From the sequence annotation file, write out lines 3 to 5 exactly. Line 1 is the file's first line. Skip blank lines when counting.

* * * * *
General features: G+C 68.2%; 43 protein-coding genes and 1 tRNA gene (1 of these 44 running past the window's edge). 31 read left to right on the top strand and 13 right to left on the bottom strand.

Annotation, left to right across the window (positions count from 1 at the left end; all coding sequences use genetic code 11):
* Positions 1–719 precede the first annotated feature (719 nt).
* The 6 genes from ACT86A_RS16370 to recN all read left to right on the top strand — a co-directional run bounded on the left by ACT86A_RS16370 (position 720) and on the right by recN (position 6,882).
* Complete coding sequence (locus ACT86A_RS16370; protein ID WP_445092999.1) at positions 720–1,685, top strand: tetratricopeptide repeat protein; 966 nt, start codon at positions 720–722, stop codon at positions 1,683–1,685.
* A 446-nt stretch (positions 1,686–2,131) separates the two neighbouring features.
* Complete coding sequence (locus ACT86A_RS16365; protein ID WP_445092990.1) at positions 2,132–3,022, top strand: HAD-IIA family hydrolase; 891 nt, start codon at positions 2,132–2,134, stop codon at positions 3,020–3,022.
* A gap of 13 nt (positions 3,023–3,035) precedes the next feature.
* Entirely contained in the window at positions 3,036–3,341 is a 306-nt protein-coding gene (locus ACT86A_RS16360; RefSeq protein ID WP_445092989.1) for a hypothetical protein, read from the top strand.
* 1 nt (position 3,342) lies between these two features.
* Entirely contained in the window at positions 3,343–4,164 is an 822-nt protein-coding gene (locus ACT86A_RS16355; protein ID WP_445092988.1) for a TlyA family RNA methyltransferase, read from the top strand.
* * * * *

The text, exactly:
* Positions 1–719 precede the first annotated feature (719 nt).
* The 6 genes from ACT86A_RS16370 to recN all read left to right on the top strand — a co-directional run bounded on the left by ACT86A_RS16370 (position 720) and on the right by recN (position 6,882).
* Complete coding sequence (locus ACT86A_RS16370; protein ID WP_445092999.1) at positions 720–1,685, top strand: tetratricopeptide repeat protein; 966 nt, start codon at positions 720–722, stop codon at positions 1,683–1,685.